Massive Increase In Patients Waiting On Trolleys At UHK Since Decade Began

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THE numbers of patients waiting on trolleys at University Hospital Kerry has risen from 623 in 2010 to 2,215  in 2017 according the the latest trolley watch figures.

The figures from the Irish Nurses and Midwives Organisation (INMO) also show that there was an increase of one third on the 2016 figure at UHK.

The INMO annual Trolley and Ward Watch figures  are not disputed by the HSE. The INMO began recording the figures in 2006.

Looking at the figures over the years, the numbers stayed between 600 and 700 for four years at the turn of the decade but has shot up significantly every year since 2014. The number of patients waiting on trolleys at UHK from 2006 to 2017 can be seen below…

2006 — 1,144

2007 — 507

2008 — 763

2009 — 337

2010 — 623

2011 — 672

2012 — 606

2013 —694

2014 — 1,005

2015 — 1,389

2016 — 1,664

2017 — 2,215

Today, there are 23 patients waiting on trolleys at the hospital.

Overall, throughout 2017, 98,981 admitted patients were recorded as awaiting a bed in hospitals throughout the country.

University Hospital Limerick recorded the highest annual number of 8869 followed by Cork University Hospital and University Hospital Galway recording 6815 and 6563 respectively.

The Mater University Hospital in Dublin was the capital’s most overcrowded hospital with 5238 patients on trolleys during 2017.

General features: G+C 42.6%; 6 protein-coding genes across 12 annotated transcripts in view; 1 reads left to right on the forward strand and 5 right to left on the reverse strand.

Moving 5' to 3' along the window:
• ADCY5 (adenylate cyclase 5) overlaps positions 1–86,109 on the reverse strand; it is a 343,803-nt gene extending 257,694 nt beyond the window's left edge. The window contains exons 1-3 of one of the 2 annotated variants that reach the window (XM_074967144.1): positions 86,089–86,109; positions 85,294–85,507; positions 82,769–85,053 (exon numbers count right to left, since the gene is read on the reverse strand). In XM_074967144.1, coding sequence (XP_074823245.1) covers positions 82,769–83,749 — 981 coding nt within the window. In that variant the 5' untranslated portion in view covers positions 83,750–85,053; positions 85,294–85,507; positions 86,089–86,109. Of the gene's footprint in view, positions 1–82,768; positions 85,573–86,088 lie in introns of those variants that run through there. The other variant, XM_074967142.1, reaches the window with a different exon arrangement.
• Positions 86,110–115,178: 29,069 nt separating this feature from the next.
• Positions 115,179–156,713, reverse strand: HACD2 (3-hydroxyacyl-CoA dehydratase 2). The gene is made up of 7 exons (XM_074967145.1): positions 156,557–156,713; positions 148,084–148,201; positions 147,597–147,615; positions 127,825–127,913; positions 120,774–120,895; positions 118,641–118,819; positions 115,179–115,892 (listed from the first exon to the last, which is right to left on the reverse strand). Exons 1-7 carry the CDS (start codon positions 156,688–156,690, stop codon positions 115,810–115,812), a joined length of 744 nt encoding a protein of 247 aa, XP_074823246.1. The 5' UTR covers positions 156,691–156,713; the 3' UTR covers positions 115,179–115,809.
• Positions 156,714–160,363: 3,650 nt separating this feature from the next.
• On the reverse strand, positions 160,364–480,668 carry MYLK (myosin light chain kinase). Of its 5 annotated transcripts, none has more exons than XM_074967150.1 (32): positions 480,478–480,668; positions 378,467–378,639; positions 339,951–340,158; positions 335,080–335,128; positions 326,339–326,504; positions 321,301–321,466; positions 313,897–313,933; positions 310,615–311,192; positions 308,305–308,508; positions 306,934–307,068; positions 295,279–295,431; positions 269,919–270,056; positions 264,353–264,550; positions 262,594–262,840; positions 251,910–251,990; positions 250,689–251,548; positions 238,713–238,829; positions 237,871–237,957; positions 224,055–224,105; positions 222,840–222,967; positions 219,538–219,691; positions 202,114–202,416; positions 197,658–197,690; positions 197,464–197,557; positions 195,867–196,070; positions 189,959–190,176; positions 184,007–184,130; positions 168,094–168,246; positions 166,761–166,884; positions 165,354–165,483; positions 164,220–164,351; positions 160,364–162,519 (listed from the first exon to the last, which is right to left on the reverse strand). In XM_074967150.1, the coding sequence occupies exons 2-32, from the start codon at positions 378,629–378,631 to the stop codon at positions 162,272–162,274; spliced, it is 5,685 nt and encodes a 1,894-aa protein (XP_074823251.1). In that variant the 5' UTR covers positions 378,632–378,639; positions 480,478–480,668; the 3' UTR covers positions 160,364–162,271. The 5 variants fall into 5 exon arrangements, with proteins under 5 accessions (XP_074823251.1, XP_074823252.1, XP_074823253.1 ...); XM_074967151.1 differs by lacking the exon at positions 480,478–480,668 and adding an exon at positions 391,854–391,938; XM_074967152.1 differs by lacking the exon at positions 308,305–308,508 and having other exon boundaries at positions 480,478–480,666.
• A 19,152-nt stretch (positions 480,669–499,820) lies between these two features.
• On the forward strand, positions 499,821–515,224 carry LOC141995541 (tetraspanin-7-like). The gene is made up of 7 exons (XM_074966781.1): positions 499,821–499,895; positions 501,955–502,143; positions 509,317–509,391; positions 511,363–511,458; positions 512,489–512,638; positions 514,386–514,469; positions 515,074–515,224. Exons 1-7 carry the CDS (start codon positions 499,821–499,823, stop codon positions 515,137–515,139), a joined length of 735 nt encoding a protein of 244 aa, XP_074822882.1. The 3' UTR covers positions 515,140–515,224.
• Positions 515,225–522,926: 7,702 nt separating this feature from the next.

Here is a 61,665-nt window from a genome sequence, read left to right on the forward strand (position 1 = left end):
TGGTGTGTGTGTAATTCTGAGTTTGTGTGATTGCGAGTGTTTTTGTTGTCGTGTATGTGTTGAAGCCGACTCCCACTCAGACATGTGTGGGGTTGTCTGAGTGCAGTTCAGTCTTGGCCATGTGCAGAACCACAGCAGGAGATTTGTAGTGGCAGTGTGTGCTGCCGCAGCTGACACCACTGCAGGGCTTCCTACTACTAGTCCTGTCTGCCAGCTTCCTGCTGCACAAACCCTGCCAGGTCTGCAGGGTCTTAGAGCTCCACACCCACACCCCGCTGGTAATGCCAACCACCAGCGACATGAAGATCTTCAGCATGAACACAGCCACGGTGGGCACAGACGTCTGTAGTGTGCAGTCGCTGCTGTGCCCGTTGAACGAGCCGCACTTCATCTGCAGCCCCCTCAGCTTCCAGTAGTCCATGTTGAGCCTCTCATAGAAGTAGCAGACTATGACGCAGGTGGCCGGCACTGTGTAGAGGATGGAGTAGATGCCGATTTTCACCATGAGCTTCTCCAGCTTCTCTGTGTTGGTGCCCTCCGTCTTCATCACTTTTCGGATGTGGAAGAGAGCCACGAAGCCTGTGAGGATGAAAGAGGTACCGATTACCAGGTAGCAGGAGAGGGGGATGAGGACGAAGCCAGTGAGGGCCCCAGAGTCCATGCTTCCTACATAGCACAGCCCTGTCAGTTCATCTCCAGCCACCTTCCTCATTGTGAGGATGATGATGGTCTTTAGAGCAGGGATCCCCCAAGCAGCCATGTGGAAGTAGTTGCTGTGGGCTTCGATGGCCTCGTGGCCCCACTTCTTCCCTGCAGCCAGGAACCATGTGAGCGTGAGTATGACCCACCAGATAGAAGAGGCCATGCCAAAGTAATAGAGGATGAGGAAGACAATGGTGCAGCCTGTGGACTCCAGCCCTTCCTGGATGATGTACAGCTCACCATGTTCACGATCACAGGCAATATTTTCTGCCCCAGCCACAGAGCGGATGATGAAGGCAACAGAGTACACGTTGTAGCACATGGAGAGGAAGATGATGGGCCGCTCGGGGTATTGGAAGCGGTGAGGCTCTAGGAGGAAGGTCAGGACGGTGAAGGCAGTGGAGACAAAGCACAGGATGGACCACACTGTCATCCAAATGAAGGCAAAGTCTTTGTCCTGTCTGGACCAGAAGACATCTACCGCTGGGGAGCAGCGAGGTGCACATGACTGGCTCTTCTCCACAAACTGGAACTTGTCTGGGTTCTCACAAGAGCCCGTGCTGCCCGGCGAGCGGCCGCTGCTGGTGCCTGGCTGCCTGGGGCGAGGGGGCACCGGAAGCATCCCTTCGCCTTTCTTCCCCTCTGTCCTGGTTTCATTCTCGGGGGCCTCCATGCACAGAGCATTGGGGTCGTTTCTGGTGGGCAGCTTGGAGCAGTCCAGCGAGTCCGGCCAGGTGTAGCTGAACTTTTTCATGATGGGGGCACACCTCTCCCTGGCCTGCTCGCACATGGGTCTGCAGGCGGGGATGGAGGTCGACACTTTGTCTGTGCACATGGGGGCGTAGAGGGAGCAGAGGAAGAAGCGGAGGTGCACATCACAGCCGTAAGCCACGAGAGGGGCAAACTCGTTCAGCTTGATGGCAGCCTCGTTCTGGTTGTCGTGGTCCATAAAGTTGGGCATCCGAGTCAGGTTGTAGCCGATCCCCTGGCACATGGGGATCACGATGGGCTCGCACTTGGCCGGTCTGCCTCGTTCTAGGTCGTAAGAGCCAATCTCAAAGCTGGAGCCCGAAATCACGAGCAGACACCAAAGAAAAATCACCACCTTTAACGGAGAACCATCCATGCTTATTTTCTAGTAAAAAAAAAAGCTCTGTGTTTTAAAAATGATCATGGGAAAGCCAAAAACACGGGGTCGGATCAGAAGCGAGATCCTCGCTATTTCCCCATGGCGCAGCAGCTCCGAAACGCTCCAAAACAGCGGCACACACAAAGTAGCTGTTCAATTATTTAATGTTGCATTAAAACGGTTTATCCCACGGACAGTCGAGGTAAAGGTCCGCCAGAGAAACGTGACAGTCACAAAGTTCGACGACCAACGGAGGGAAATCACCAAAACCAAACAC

Reacting to the level of overcrowding, Phil Ni Sheaghdha, the newly appointed General Secretary of the INMO, called on the HSE to explain how the predictable increases in Emergency Department (ED) admissions remain outside of the scope of hospitals to manage and control:

“Overcrowding in late December and early January is getting worse. Despite investment in winter plans, smaller hospitals are now severely overcrowded which is manifestly unsafe and leads to higher cross infection and poorer outcomes for patients. Nursing staff, constantly working in this high pressure, unsafe environment, cannot be expected to put up with this obvious neglect of duty of care to them and the patients they try to care for any longer. It appears to me, that staff and patients, on the front line, were abandoned while the system shutdown for Christmas and the New Year.”

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